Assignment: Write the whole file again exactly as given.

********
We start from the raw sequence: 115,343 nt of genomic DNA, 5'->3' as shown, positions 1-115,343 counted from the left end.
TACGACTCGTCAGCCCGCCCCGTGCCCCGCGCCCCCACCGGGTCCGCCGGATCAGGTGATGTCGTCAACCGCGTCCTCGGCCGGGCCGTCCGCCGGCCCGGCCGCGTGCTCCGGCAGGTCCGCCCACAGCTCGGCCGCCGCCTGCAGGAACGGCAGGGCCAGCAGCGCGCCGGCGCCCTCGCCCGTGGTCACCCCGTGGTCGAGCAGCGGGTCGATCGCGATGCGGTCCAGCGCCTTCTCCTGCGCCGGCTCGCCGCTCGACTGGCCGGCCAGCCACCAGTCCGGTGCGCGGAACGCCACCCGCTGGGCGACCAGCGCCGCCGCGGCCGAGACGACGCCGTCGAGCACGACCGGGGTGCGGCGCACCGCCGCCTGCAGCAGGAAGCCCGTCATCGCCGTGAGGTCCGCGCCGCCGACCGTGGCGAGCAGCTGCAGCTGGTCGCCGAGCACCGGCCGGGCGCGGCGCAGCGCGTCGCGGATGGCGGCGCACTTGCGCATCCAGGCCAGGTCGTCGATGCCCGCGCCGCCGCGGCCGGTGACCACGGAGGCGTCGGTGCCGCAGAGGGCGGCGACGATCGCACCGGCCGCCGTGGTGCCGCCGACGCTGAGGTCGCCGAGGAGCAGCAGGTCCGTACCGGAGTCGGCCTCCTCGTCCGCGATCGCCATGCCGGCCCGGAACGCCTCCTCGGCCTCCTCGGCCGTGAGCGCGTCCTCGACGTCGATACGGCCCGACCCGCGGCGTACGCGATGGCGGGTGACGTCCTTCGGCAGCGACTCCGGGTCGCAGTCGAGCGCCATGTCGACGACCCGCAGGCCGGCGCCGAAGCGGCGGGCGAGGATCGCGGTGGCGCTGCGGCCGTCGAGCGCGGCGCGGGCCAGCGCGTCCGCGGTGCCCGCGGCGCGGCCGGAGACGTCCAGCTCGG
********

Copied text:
We start from the raw sequence: 115,343 nt of genomic DNA, 5'->3' as shown, positions 1-115,343 counted from the left end.
TACGACTCGTCAGCCCGCCCCGTGCCCCGCGCCCCCACCGGGTCCGCCGGATCAGGTGATGTCGTCAACCGCGTCCTCGGCCGGGCCGTCCGCCGGCCCGGCCGCGTGCTCCGGCAGGTCCGCCCACAGCTCGGCCGCCGCCTGCAGGAACGGCAGGGCCAGCAGCGCGCCGGCGCCCTCGCCCGTGGTCACCCCGTGGTCGAGCAGCGGGTCGATCGCGATGCGGTCCAGCGCCTTCTCCTGCGCCGGCTCGCCGCTCGACTGGCCGGCCAGCCACCAGTCCGGTGCGCGGAACGCCACCCGCTGGGCGACCAGCGCCGCCGCGGCCGAGACGACGCCGTCGAGCACGACCGGGGTGCGGCGCACCGCCGCCTGCAGCAGGAAGCCCGTCATCGCCGTGAGGTCCGCGCCGCCGACCGTGGCGAGCAGCTGCAGCTGGTCGCCGAGCACCGGCCGGGCGCGGCGCAGCGCGTCGCGGATGGCGGCGCACTTGCGCATCCAGGCCAGGTCGTCGATGCCCGCGCCGCCGCGGCCGGTGACCACGGAGGCGTCGGTGCCGCAGAGGGCGGCGACGATCGCACCGGCCGCCGTGGTGCCGCCGACGCTGAGGTCGCCGAGGAGCAGCAGGTCCGTACCGGAGTCGGCCTCCTCGTCCGCGATCGCCATGCCGGCCCGGAACGCCTCCTCGGCCTCCTCGGCCGTGAGCGCGTCCTCGACGTCGATACGGCCCGACCCGCGGCGTACGCGATGGCGGGTGACGTCCTTCGGCAGCGACTCCGGGTCGCAGTCGAGCGCCATGTCGACGACCCGCAGGCCGGCGCCGAAGCGGCGGGCGAGGATCGCGGTGGCGCTGCGGCCGTCGAGCGCGGCGCGGGCCAGCGCGTCCGCGGTGCCCGCGGCGCGGCCGGAGACGTCCAGCTCGG